On February 20, 1893, the Philadelphia and Reading Railroad went into receivership. This was the first step toward the Panic of 1893, the greatest economic crisis in American history prior to the Grea
On February 11, 1978, Gail Slentz and her fellow reforestation workers in the cooperative called Hoedads went to plant Douglas fir seedlings on a mountainside near southwestern Oregon’s Umpqua River
On January 22, 1599, Spanish troops began their attack on Acoma Pueblo in New Mexico. This incredibly violent incident and aftermath created a regime of labor under Spanish rule that would have devast
On January 17, 1915, the radical Lucy Parsons led an unemployed march of 10,000 workers in Chicago. Suppressed by the police, the size of the march impressed the city’s more establishment reform
On January 1, 1867, a landowner named Isham Bailey signed a one-year sharecropping deal with freedmen Cooper Hughs and Charles Roberts. While there is no obvious date to discuss sharecropping, an abso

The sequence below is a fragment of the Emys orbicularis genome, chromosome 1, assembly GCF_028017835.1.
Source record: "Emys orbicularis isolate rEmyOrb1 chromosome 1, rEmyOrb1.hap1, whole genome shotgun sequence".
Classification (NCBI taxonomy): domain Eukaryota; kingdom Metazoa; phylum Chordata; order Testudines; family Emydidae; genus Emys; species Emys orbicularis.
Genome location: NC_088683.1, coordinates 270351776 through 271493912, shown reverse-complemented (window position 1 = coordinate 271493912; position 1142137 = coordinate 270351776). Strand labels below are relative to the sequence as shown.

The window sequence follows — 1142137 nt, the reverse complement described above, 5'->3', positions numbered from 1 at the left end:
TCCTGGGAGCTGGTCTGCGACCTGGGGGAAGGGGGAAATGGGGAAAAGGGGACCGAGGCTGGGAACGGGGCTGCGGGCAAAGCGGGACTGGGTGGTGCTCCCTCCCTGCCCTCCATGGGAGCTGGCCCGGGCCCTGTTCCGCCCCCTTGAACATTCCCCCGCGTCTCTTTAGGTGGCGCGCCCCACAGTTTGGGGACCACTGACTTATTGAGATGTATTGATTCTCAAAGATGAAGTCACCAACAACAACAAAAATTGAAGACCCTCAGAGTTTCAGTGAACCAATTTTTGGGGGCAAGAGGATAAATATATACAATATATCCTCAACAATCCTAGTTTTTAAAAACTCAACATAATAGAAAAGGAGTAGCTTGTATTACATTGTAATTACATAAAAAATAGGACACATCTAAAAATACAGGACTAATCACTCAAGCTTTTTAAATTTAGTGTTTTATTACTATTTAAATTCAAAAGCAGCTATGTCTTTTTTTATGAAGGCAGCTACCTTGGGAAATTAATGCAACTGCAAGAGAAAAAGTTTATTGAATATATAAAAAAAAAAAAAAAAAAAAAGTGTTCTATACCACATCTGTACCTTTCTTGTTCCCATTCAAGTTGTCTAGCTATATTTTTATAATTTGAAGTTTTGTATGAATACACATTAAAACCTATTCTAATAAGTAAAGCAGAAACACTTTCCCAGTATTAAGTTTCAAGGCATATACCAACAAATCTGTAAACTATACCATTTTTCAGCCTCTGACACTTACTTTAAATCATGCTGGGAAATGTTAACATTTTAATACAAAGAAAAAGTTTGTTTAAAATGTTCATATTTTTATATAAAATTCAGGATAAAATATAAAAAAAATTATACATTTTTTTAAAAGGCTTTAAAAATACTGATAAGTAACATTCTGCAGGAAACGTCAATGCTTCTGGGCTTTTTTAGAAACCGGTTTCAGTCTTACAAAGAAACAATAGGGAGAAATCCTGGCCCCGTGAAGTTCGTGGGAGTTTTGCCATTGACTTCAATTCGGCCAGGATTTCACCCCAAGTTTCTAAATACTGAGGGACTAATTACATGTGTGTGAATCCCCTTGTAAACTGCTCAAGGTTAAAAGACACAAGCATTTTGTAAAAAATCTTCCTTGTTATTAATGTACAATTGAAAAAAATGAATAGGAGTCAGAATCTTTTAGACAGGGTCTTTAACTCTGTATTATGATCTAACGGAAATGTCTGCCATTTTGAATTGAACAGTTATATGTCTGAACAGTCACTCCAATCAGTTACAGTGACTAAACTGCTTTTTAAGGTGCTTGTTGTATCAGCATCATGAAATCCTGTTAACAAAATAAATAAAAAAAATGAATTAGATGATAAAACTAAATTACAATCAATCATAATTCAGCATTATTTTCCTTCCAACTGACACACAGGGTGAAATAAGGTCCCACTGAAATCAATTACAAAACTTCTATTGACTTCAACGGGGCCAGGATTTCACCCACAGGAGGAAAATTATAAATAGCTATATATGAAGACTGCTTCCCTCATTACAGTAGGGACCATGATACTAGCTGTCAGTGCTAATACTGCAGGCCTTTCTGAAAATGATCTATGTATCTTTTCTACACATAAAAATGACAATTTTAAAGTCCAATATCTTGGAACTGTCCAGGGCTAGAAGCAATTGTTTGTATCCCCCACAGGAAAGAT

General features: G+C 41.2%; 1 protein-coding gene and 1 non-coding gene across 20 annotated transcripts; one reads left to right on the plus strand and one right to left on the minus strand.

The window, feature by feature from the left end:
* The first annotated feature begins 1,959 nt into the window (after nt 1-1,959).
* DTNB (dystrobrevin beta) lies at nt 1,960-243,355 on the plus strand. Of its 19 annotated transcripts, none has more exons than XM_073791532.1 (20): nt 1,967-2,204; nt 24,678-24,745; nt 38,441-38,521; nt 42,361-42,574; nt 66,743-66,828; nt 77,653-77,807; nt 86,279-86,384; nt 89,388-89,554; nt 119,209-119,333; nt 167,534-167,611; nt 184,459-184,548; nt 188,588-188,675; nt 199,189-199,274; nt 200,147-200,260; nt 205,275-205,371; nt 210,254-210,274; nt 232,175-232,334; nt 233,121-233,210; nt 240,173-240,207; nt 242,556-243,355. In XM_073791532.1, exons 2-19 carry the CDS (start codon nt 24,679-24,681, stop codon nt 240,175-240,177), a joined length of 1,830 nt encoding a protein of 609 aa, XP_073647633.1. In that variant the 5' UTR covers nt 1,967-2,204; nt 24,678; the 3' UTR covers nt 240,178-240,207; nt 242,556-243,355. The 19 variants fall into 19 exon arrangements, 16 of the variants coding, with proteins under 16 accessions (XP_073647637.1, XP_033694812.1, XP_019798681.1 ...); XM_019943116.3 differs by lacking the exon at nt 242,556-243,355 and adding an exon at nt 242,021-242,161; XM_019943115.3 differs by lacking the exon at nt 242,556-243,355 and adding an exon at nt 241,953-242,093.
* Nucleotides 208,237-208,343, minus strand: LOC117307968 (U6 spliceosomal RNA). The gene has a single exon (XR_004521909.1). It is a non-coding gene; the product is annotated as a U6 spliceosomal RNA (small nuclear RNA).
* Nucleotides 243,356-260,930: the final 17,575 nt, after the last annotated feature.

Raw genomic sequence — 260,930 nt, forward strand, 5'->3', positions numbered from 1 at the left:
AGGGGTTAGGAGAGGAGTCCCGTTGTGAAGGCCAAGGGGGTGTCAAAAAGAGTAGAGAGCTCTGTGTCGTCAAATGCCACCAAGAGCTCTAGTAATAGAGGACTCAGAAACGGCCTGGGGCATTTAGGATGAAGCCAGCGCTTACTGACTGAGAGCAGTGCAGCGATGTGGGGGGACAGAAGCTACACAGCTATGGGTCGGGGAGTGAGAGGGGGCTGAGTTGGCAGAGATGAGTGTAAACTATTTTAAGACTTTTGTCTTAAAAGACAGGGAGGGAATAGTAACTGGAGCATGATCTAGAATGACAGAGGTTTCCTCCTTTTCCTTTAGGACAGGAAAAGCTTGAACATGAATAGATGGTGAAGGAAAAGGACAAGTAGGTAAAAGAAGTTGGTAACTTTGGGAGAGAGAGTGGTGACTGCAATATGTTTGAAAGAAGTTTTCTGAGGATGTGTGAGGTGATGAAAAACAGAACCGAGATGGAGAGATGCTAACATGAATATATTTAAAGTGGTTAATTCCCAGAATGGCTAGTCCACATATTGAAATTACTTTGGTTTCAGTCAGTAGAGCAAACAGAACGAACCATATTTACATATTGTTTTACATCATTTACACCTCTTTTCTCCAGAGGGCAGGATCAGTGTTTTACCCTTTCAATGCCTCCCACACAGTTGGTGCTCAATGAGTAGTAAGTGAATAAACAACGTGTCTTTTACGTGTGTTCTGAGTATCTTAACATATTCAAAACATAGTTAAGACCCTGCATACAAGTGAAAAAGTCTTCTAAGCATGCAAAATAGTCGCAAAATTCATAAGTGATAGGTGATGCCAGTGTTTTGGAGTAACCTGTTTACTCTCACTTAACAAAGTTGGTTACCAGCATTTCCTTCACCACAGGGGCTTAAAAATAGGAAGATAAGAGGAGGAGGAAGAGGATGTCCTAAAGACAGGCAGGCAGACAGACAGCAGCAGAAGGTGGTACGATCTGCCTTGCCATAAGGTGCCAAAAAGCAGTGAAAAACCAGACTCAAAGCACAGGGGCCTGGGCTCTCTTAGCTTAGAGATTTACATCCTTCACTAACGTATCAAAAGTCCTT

On December 30, 1828, 400 of Dover, New Hampshire’s approximately 800 “mill girls,” women working in the new textile plants, walked off the job in one of the nation’s first str
On December 14, 1945, the House passed what would become the Employment Act of 1946 once Harry Truman signed it. This was an important piece of legislation in moving the nation forward out of a renewe
On November 26, 1931, cigar factory owners in Ybor City, Florida, initially a company town but by this time a neighborhood in Tampa, banned cigar makers from having people read to workers on the job.